But despite their shared love for search-and-destroy guitar riffs, these two Michigan music giants have never recorded together until Two to One, an 11-track album that comes out September 18.
Tek (67) and Williamson (70) sound like young guns on the album's first single, "Stable."
Jesse Kramer's "Antinous as Osiris" interprets Roman passion and New York jazz through the lens of a Washtenaw County upbringing
This story originally ran June 12, 2019.
For roughly half a decade, the Roman emperor Hadrian was in love with a man who was not his spouse. Between 125 CE and 130 CE, the Greek youth Antinous became a favorite of Hadrian, and for the final two years of the latter's life they were side by side touring the Roman empire.
After Antinous' surprise death on the Nile, Hadrian was devastated and, in his grief, proclaimed his lover a deity, In turn, priests connected Antinous to the Egyptian god Osiris, lord of the underworld, afterworld, and rebirth.
Nearly 2,000 years later we have Antinous as Osiris, the latest album by Ann Arbor jazz drummer Jesse Kramer.
Summer camps, like the rest of society, were put in disarray due to the Covid crisis.
But some summer camps were able to recast their normal activities into virtual ones and stay open.
The University of Michigan's Girls in Music and Technology (GiMaT) runs August 17-28 is one of those camps, and because of its focus, GiMaT will likely be one of the more successful transitions to the virtual world. After all, who better to run a virtual tech and music camp than actual tech experts?
GiMaT is for students in grades 9-12, and the "camp is open to students of all gender identities, and is designed to encourage and support campers who wish to explore musical applications of technology."
U-M Faculty Director Dr. Zeynep Özcan, who makes brilliantly brainy electronic music, will guide students in understanding the musical applications if technology, with help from U-M School of Music, Theatre & Dance Department of Performing Arts Technology faculty. The program overview includes:
I am very sad to report that Herb David died last night. Herbie was one of a kind, unique in every way. He was a very important influence on me and my love for folk music. I feel strongly that, if not for Herb and Herb David Guitar Studios, The Ark would have come and gone in the late 1960s or early 70s. But more than anything, he was a dear friend and I'm going to miss him greatly.
Originally from Chicago, David learned his trade at age 25 from a Detroit shoemaker named Sarkis "Sam" Varjebedian, who also repaired stringed instruments in his shop. They met because David had taken his own guitar there for repair. When Varjebedian died, David bought his tools, some of which were more than 300 years old and passed down generations in the family. Remarkably, David grew up playing the trumpet and never touched a guitar until a fellow soldier gave him a few lessons in the Army, which he enlisted in after graduating from Michigan State University.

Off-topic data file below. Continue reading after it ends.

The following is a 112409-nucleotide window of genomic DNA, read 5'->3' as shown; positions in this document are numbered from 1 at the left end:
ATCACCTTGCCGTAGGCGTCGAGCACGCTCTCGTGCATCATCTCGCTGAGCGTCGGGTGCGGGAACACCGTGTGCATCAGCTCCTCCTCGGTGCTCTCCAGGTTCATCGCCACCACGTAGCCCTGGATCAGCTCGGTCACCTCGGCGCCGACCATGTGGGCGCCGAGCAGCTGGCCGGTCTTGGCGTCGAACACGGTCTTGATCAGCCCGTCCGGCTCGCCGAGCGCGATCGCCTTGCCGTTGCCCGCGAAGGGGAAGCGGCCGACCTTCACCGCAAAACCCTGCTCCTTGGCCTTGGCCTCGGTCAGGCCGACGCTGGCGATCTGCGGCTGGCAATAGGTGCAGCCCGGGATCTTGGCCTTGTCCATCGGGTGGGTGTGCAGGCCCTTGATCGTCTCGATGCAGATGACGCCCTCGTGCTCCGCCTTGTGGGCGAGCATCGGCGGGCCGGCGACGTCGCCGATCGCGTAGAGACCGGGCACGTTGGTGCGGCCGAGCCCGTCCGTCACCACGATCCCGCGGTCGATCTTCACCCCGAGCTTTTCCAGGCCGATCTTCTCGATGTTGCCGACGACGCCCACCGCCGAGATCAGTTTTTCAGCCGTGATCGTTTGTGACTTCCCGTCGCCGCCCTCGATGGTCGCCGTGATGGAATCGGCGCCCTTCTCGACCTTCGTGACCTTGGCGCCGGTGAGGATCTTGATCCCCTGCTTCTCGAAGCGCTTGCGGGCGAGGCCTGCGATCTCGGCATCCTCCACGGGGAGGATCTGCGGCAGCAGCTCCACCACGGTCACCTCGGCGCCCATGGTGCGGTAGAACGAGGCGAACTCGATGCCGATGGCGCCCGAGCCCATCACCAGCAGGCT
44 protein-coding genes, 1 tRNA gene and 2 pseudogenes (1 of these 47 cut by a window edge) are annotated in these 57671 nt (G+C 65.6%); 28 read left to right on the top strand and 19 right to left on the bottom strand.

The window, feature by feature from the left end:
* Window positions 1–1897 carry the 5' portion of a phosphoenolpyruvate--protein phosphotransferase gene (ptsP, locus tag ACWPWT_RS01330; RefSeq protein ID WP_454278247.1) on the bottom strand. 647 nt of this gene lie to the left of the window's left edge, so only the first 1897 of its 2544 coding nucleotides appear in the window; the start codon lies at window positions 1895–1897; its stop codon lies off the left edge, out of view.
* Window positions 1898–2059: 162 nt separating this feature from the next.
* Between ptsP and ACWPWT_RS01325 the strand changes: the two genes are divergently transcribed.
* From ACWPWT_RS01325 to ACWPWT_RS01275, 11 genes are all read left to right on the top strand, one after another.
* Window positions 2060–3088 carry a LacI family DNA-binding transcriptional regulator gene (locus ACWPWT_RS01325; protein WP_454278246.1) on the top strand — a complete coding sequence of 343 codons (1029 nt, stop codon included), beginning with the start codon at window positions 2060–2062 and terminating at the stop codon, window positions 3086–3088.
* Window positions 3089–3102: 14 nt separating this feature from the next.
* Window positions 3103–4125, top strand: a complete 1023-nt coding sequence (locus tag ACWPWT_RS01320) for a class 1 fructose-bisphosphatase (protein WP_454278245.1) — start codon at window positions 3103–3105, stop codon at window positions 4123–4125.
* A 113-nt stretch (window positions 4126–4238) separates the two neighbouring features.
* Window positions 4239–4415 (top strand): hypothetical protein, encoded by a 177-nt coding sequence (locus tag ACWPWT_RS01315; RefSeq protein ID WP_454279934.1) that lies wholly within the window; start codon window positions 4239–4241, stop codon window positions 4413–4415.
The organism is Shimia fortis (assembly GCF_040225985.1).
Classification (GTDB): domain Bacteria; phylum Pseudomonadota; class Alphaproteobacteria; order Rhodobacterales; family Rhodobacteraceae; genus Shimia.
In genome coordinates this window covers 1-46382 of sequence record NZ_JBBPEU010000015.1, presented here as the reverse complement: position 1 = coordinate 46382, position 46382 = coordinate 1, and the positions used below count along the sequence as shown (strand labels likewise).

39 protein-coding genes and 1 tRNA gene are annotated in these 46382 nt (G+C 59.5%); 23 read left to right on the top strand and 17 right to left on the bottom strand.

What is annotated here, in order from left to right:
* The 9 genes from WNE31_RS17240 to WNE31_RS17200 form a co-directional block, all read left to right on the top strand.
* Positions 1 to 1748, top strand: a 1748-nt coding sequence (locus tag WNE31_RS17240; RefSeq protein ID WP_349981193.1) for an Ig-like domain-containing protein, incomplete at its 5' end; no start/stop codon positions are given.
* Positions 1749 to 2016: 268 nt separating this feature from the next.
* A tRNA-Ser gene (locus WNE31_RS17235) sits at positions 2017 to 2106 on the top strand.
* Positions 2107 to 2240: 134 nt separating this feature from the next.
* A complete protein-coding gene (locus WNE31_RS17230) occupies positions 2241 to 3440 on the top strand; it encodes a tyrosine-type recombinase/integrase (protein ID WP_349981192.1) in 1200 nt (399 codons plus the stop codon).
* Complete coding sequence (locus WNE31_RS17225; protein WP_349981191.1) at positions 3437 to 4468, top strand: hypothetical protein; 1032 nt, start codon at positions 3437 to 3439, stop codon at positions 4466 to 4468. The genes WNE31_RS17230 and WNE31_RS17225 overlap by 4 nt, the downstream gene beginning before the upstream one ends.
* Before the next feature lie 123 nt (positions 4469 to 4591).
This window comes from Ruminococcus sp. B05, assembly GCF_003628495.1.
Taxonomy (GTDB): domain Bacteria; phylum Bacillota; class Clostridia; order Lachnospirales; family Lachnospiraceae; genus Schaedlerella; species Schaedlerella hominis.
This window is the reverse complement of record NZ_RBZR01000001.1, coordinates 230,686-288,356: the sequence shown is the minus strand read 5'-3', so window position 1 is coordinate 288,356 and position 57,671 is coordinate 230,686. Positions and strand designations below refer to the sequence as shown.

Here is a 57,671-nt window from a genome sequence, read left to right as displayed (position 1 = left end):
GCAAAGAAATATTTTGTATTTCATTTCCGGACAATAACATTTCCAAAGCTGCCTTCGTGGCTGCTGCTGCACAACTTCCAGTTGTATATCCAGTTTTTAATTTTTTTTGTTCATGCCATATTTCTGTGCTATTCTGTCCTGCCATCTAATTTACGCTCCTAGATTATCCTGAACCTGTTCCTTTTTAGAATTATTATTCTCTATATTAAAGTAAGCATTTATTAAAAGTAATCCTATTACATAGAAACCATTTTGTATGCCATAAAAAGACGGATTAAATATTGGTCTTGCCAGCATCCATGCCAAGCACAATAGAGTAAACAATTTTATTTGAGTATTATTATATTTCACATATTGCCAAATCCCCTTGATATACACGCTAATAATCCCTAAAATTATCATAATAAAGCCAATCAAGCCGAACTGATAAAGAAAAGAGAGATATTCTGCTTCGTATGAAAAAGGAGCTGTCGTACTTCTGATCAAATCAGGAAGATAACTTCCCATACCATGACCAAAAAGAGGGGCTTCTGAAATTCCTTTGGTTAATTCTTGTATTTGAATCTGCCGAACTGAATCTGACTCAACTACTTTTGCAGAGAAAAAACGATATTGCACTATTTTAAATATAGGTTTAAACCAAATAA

According to this 1963 "local man" article in The Ann Arbor News, David left his career as a research psychologist at Henry Ford Hospital in Detroit at the age of 30 to begin his career as a luthier. David told the News:
Back in April, Saturday Looks Good to Me singer/songwriter/guitarist Fred Thomas was using some of his quarantine lockdown time to explore piles of cassettes he had featuring all manner of music from his various projects.
"I found this cassette that simply said 'Mar 11 2005' and was amazed to discover it was a show from one of Saturday's dreamier configurations during our peak touring times," Thomas wrote on the Bandcamp page featuring the live recording now titled March 11, 2005 • Champaign.
The "dreamier" Saturday sound on this tour -- compared to its more typically rollicking indie rock -- happened because Thomas didn't remember that drummer Steve Middlekauff couldn't come along for the tour until the night before. But rather than try to rope in a percussionist at the last minute, the group switched gears and adapted to the drummerless tour on the fly.
I had originally titled this post like I did the previous eight in this series: "New Washtenaw music in the time of quarantine."
That headline implied quarantine was for a limited period of time, but with the pandemic mishandled every step of the way by the federal government, there is no timeframe for the end of lockdown. <Insert 40,000-word diatribe>
The time of quarantine is now and for the foreseeable future.